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United Auto Workers Extend Contract Discussions

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The contracts under debate cover a combined 111,000 US factory workers at GM, Chrysler and Ford. (Photo: Antonio Jiménez Alonso)
The contracts under debate cover a combined 111,000 US factory workers at GM, Chrysler and Ford. (Photo: Antonio Jiménez Alonso)


  • UAW extends contracts with GM, Chrysler and Ford
  • Contract discussions first since 2009 US automotive bailout
  • Union will vote when contract terms are determined

After missing the deadline to finalize new agreement negotiations, the United Auto Workers union extended contracts with General Motors and Chrysler Group. Contracts with Ford were prolonged earlier in the week and are still being defined.

UAW leaders said to the media: “We are hopeful that an agreement can be reached soon. While we have made significant progress, we have not been able to secure a new agreement that we would recommend for ratification.”

The contracts under debate cover a combined 111,000 US factory workers at GM, Chrysler and Ford. Workers could have gone on strike due to the delay in contract discussions, but in the 2009 government bailout documents it states that GM and Chrysler workers agree not to strike over wage disputes.

The UAW’s vice-president in charge of the GM negotiations, Joe Ashton, told local union officials that progress is being made. GM has taken the helm of the negotiations and its agreement may be used as the lighthouse for Detroit’s other two automakers in their individual bargaining discussions.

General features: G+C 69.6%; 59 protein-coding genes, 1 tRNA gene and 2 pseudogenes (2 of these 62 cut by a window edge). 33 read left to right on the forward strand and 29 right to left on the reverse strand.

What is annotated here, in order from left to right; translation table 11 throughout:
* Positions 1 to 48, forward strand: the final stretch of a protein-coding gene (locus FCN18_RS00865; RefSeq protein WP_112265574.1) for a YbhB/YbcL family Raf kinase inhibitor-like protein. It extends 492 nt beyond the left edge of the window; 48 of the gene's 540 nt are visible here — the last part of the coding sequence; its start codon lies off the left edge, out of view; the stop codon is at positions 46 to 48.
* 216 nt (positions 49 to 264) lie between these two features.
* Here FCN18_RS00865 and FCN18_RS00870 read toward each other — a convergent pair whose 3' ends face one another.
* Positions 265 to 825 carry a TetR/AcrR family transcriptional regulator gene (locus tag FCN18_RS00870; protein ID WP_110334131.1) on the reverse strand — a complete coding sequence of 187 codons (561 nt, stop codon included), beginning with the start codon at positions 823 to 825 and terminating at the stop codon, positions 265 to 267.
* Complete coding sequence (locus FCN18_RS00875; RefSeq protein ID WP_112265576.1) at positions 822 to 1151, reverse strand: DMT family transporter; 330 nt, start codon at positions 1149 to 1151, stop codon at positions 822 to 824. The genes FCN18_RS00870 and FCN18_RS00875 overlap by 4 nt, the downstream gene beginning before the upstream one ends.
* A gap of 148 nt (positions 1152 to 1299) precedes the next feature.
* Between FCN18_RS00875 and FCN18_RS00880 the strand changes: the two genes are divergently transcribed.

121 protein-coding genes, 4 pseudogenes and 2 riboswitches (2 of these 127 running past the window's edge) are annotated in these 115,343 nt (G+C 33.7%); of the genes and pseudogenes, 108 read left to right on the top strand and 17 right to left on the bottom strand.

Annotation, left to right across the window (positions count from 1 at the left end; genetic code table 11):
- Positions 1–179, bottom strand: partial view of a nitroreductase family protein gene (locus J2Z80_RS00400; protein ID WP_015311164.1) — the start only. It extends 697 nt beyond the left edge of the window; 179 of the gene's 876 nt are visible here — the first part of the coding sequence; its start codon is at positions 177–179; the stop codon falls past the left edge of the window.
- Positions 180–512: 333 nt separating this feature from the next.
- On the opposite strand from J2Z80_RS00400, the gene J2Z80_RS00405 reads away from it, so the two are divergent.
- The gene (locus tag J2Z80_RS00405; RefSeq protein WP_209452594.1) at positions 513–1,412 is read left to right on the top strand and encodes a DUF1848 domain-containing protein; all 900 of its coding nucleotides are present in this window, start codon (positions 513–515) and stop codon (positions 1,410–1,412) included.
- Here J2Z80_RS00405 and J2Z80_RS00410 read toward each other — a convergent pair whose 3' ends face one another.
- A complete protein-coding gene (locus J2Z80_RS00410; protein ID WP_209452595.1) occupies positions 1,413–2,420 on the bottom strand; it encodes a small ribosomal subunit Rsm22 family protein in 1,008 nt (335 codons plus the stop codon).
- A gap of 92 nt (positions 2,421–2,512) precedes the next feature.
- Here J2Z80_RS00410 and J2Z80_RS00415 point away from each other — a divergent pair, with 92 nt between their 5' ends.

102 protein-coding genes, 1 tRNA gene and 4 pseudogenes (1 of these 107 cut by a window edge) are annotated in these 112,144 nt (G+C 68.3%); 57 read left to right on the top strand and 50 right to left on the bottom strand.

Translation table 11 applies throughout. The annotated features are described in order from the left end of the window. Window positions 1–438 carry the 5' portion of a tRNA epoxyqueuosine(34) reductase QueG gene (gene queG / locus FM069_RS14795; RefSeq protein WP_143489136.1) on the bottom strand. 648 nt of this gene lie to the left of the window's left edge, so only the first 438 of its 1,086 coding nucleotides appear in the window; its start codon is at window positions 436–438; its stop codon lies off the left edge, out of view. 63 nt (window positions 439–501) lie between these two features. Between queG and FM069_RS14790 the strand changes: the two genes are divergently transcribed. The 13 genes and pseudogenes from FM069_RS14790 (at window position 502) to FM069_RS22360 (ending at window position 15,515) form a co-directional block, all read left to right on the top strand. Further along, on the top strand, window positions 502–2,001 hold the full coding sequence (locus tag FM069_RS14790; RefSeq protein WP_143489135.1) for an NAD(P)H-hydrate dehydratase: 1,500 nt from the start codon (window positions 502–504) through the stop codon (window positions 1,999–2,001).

Turning a New Page

Chrysler CEO Sergio Marchionne agreed to a week-long extension for the Chrysler workers' union contract, but a new deadline has not been set by the UAW. Marchionne said that he and UAW President Bob King agreed to meet a week earlier to discuss details of the contract, including wages and benefits, before the deadline and that not meeting the deadline harms Chrysler’s employees.

“You and I failed them today,” Marchionne wrote. “We did not accomplish what leaders who have been tasked with the turning of a new page for this industry should have done.”

These new contract discussions mark the first in the two years since the government bailed out the automotive industry, and the aim is to set the bar for wages at auto parts companies, foreign automakers’ US factories and other manufacturers.

As a result of the bailout, union contracts must keep competitive labor costs with Asia-based automakers, like Toyota and Honda. Union workers are interested in profit-sharing cheques over pay increases, higher pay for lower-income workers, signing bonuses and guarantees of new jobs as the auto industry improves.

As soon as the contract terms are determined, union workers will vote.

Key Statistics – US Automotive Industry Employment (Source: UAW; August 2011)

  • Official unemployment rate – 9.1%; “Real” unemployment rate – 16.2%
  • Number unemployed – 14 million; Job growth in August - 0
  • Number unemployed more than 6 months – 6 million
  • Average duration of unemployment – 40.3 weeks
  • Jobs needed for full employment – 12.4 million

By Stephanie Lagopoulos for
Based in Toronto, Stephanie Lagopoulos is a freelance journalist covering lifestyle, travel and technology. She also works in the advertising industry.

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